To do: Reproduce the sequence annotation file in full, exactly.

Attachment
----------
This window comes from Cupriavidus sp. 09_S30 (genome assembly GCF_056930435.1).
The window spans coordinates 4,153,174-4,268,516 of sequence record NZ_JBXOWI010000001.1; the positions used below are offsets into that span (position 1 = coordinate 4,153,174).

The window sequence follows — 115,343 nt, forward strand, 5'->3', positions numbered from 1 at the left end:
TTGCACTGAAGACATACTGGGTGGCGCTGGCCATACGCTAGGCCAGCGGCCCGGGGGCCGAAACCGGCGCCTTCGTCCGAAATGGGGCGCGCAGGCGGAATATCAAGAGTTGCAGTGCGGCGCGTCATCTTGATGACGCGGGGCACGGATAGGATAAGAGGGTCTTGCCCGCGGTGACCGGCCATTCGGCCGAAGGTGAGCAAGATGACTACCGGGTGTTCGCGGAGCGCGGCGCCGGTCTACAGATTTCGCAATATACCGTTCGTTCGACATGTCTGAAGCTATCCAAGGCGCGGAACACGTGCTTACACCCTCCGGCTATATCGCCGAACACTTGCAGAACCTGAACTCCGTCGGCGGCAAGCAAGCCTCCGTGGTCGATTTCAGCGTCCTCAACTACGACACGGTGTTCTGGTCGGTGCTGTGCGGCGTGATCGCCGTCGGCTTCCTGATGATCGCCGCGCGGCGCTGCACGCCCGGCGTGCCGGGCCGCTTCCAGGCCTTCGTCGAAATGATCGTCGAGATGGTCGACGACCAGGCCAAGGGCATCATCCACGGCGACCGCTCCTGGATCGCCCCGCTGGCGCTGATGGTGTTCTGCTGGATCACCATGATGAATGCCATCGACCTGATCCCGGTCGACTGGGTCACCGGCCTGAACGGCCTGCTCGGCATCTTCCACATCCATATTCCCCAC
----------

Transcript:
This window comes from Cupriavidus sp. 09_S30 (genome assembly GCF_056930435.1).
The window spans coordinates 4,153,174-4,268,516 of sequence record NZ_JBXOWI010000001.1; the positions used below are offsets into that span (position 1 = coordinate 4,153,174).

The window sequence follows — 115,343 nt, forward strand, 5'->3', positions numbered from 1 at the left end:
TTGCACTGAAGACATACTGGGTGGCGCTGGCCATACGCTAGGCCAGCGGCCCGGGGGCCGAAACCGGCGCCTTCGTCCGAAATGGGGCGCGCAGGCGGAATATCAAGAGTTGCAGTGCGGCGCGTCATCTTGATGACGCGGGGCACGGATAGGATAAGAGGGTCTTGCCCGCGGTGACCGGCCATTCGGCCGAAGGTGAGCAAGATGACTACCGGGTGTTCGCGGAGCGCGGCGCCGGTCTACAGATTTCGCAATATACCGTTCGTTCGACATGTCTGAAGCTATCCAAGGCGCGGAACACGTGCTTACACCCTCCGGCTATATCGCCGAACACTTGCAGAACCTGAACTCCGTCGGCGGCAAGCAAGCCTCCGTGGTCGATTTCAGCGTCCTCAACTACGACACGGTGTTCTGGTCGGTGCTGTGCGGCGTGATCGCCGTCGGCTTCCTGATGATCGCCGCGCGGCGCTGCACGCCCGGCGTGCCGGGCCGCTTCCAGGCCTTCGTCGAAATGATCGTCGAGATGGTCGACGACCAGGCCAAGGGCATCATCCACGGCGACCGCTCCTGGATCGCCCCGCTGGCGCTGATGGTGTTCTGCTGGATCACCATGATGAATGCCATCGACCTGATCCCGGTCGACTGGGTCACCGGCCTGAACGGCCTGCTCGGCATCTTCCACATCCATATTCCCCAC